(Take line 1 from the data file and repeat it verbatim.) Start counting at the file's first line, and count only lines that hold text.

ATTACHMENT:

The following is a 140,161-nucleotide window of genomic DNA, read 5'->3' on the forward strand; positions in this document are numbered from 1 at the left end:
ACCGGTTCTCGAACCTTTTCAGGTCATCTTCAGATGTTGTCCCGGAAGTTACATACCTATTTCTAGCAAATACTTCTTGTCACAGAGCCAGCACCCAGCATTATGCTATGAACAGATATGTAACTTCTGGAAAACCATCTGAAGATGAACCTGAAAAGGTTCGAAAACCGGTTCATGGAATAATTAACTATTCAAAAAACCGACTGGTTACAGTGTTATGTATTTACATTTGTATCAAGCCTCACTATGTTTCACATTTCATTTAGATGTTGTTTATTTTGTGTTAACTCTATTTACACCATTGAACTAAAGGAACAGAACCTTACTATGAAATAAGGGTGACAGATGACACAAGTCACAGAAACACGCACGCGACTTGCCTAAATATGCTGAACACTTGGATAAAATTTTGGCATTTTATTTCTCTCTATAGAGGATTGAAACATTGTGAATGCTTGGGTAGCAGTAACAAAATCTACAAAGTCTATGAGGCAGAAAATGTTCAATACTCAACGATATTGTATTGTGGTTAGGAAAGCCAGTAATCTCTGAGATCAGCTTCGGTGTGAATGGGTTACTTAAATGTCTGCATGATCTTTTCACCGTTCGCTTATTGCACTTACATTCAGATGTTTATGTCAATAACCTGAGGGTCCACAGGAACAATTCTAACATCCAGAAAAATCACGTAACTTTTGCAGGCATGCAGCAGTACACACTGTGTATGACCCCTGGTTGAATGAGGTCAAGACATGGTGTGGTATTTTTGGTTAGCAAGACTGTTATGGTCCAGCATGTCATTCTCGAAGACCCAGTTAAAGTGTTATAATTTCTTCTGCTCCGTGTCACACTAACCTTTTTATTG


The following is a 140,161-nucleotide window of genomic DNA, read 5'->3' on the forward strand; positions in this document are numbered from 1 at the left end: